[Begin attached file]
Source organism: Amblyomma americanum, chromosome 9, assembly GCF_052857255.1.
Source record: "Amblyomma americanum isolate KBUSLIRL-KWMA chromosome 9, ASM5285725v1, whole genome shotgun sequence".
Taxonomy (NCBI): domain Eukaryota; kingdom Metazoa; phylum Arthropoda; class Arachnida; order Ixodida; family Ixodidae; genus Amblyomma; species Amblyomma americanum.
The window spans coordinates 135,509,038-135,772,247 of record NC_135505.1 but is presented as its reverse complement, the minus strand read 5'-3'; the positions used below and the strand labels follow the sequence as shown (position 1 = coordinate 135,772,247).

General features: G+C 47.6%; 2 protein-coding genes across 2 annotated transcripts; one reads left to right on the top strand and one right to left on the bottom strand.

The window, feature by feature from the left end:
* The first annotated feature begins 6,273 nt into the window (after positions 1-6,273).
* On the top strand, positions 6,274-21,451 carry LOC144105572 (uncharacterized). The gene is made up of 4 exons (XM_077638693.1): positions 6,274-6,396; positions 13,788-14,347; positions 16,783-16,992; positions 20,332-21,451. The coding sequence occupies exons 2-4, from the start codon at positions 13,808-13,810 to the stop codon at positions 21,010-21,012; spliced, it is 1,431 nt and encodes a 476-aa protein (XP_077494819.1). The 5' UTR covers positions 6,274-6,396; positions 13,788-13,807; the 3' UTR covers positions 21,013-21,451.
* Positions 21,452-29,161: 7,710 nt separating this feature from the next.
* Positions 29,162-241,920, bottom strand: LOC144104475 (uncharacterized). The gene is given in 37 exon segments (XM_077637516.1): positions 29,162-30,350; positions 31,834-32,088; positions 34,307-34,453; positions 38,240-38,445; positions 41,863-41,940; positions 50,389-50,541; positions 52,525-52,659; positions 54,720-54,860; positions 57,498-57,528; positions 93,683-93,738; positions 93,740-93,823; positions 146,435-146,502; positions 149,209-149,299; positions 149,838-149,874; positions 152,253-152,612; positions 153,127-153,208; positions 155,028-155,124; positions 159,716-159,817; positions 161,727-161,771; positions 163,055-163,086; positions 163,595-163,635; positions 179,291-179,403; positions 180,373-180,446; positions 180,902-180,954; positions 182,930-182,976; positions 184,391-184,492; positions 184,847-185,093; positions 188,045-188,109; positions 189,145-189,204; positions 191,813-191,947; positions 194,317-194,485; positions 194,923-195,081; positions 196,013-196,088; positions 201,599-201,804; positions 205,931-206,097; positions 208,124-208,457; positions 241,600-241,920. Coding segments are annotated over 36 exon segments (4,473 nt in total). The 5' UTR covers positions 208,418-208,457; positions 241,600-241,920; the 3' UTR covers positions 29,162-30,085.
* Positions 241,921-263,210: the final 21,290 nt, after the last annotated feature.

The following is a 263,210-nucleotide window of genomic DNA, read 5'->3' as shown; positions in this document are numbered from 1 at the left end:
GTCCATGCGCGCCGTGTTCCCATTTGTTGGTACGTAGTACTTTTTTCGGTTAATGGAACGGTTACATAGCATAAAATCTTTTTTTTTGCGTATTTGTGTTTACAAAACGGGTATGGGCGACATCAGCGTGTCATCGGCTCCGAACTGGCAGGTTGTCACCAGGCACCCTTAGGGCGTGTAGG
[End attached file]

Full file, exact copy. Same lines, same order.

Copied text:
Source organism: Amblyomma americanum, chromosome 9, assembly GCF_052857255.1.
Source record: "Amblyomma americanum isolate KBUSLIRL-KWMA chromosome 9, ASM5285725v1, whole genome shotgun sequence".
Taxonomy (NCBI): domain Eukaryota; kingdom Metazoa; phylum Arthropoda; class Arachnida; order Ixodida; family Ixodidae; genus Amblyomma; species Amblyomma americanum.
The window spans coordinates 135,509,038-135,772,247 of record NC_135505.1 but is presented as its reverse complement, the minus strand read 5'-3'; the positions used below and the strand labels follow the sequence as shown (position 1 = coordinate 135,772,247).

General features: G+C 47.6%; 2 protein-coding genes across 2 annotated transcripts; one reads left to right on the top strand and one right to left on the bottom strand.

The window, feature by feature from the left end:
* The first annotated feature begins 6,273 nt into the window (after positions 1-6,273).
* On the top strand, positions 6,274-21,451 carry LOC144105572 (uncharacterized). The gene is made up of 4 exons (XM_077638693.1): positions 6,274-6,396; positions 13,788-14,347; positions 16,783-16,992; positions 20,332-21,451. The coding sequence occupies exons 2-4, from the start codon at positions 13,808-13,810 to the stop codon at positions 21,010-21,012; spliced, it is 1,431 nt and encodes a 476-aa protein (XP_077494819.1). The 5' UTR covers positions 6,274-6,396; positions 13,788-13,807; the 3' UTR covers positions 21,013-21,451.
* Positions 21,452-29,161: 7,710 nt separating this feature from the next.
* Positions 29,162-241,920, bottom strand: LOC144104475 (uncharacterized). The gene is given in 37 exon segments (XM_077637516.1): positions 29,162-30,350; positions 31,834-32,088; positions 34,307-34,453; positions 38,240-38,445; positions 41,863-41,940; positions 50,389-50,541; positions 52,525-52,659; positions 54,720-54,860; positions 57,498-57,528; positions 93,683-93,738; positions 93,740-93,823; positions 146,435-146,502; positions 149,209-149,299; positions 149,838-149,874; positions 152,253-152,612; positions 153,127-153,208; positions 155,028-155,124; positions 159,716-159,817; positions 161,727-161,771; positions 163,055-163,086; positions 163,595-163,635; positions 179,291-179,403; positions 180,373-180,446; positions 180,902-180,954; positions 182,930-182,976; positions 184,391-184,492; positions 184,847-185,093; positions 188,045-188,109; positions 189,145-189,204; positions 191,813-191,947; positions 194,317-194,485; positions 194,923-195,081; positions 196,013-196,088; positions 201,599-201,804; positions 205,931-206,097; positions 208,124-208,457; positions 241,600-241,920. Coding segments are annotated over 36 exon segments (4,473 nt in total). The 5' UTR covers positions 208,418-208,457; positions 241,600-241,920; the 3' UTR covers positions 29,162-30,085.
* Positions 241,921-263,210: the final 21,290 nt, after the last annotated feature.

The following is a 263,210-nucleotide window of genomic DNA, read 5'->3' as shown; positions in this document are numbered from 1 at the left end:
GTCCATGCGCGCCGTGTTCCCATTTGTTGGTACGTAGTACTTTTTTCGGTTAATGGAACGGTTACATAGCATAAAATCTTTTTTTTTGCGTATTTGTGTTTACAAAACGGGTATGGGCGACATCAGCGTGTCATCGGCTCCGAACTGGCAGGTTGTCACCAGGCACCCTTAGGGCGTGTAGG